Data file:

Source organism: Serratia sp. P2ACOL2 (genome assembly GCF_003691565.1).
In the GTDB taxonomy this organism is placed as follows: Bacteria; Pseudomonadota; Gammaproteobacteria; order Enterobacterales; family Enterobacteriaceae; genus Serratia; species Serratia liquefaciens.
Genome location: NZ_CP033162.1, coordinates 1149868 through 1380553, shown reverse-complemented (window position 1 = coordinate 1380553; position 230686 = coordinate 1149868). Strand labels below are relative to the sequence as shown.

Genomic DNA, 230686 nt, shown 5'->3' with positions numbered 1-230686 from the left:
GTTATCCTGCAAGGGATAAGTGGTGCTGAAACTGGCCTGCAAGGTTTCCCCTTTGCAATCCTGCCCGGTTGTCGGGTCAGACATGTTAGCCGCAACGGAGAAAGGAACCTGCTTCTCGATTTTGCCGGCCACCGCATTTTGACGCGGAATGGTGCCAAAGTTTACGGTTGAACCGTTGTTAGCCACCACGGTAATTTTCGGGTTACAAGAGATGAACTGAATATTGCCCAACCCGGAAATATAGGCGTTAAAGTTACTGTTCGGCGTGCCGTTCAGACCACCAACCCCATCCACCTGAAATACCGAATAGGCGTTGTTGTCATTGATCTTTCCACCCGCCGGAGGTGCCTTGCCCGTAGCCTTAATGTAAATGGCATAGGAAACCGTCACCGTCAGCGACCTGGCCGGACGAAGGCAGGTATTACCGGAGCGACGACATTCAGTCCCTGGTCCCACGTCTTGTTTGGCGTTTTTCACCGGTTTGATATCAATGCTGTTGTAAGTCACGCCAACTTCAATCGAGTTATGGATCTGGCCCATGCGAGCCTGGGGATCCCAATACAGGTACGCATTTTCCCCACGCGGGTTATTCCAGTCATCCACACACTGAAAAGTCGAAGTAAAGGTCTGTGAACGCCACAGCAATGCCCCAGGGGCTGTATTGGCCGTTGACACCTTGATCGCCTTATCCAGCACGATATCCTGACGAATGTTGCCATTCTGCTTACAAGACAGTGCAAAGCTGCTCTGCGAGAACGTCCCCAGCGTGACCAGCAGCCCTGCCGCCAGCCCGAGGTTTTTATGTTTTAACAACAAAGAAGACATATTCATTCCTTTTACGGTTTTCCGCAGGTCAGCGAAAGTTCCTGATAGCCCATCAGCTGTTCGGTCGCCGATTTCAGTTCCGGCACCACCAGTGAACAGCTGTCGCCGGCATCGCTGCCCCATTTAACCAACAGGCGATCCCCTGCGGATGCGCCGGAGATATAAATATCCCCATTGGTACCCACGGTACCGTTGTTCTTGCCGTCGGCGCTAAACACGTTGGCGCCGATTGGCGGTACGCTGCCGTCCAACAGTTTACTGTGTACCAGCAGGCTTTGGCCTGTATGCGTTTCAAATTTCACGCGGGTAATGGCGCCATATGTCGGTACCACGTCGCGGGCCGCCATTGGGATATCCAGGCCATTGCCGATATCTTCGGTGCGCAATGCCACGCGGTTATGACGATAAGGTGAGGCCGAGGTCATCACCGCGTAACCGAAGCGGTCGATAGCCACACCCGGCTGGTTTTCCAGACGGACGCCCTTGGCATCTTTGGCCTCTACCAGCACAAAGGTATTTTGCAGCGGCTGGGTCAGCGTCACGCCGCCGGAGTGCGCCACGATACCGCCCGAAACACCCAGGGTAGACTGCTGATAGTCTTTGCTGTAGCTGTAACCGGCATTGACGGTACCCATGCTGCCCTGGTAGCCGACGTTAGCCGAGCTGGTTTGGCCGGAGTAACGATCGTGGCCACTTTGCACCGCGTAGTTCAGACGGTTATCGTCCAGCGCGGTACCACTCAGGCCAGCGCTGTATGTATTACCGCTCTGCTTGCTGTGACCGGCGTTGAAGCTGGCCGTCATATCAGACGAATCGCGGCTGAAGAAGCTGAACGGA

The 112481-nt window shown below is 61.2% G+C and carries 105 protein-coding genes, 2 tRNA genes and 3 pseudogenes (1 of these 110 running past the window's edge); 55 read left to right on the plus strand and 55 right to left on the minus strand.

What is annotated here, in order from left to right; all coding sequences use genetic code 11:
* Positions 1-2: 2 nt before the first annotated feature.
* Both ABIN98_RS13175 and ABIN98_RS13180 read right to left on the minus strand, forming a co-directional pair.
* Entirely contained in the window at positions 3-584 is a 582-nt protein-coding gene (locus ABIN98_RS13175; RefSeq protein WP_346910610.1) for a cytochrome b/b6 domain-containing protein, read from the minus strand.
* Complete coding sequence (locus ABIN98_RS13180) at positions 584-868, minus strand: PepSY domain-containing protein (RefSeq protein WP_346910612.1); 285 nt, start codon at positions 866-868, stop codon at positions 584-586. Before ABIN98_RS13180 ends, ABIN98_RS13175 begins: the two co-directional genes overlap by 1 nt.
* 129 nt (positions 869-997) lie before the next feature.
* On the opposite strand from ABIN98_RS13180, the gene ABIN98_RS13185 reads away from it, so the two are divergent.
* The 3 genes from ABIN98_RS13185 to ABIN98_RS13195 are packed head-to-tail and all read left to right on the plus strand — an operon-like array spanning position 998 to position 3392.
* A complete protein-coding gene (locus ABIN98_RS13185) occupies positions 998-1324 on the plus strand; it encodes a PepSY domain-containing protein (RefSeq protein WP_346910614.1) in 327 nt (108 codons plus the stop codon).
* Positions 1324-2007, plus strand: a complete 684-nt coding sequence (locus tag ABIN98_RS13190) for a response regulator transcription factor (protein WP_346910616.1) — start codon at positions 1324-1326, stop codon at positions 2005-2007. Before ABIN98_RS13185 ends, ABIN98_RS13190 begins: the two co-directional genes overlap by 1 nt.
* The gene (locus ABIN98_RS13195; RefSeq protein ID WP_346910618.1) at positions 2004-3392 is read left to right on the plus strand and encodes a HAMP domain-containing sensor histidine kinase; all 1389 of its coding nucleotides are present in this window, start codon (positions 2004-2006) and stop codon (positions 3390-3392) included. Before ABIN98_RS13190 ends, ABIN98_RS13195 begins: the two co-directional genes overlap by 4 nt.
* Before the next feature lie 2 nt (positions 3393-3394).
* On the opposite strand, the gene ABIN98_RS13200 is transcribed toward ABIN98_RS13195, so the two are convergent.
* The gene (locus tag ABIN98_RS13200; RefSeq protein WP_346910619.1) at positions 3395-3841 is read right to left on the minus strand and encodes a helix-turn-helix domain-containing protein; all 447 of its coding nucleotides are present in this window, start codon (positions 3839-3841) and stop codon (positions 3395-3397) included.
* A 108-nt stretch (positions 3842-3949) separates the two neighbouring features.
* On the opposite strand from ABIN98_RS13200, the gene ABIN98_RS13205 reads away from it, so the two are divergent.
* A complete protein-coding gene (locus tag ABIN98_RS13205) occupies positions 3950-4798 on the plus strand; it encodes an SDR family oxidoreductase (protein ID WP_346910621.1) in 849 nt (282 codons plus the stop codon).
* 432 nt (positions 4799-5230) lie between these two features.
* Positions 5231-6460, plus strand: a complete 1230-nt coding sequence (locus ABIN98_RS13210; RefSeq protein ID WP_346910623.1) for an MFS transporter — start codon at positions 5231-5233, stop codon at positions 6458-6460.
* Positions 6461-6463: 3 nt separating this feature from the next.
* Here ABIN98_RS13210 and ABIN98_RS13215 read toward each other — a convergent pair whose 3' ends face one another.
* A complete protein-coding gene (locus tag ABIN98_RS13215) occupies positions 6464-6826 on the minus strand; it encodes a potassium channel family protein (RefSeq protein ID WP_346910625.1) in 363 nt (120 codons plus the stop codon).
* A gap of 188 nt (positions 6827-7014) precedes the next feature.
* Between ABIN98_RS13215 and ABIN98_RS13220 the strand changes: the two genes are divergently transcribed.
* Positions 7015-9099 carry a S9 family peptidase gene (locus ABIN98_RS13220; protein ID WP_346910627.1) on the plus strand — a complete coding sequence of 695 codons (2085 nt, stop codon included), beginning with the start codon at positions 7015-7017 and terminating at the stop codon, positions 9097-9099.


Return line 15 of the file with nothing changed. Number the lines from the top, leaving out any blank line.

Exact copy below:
* A complete protein-coding gene (locus ABIN98_RS13185) occupies positions 998-1324 on the plus strand; it encodes a PepSY domain-containing protein (RefSeq protein WP_346910614.1) in 327 nt (108 codons plus the stop codon).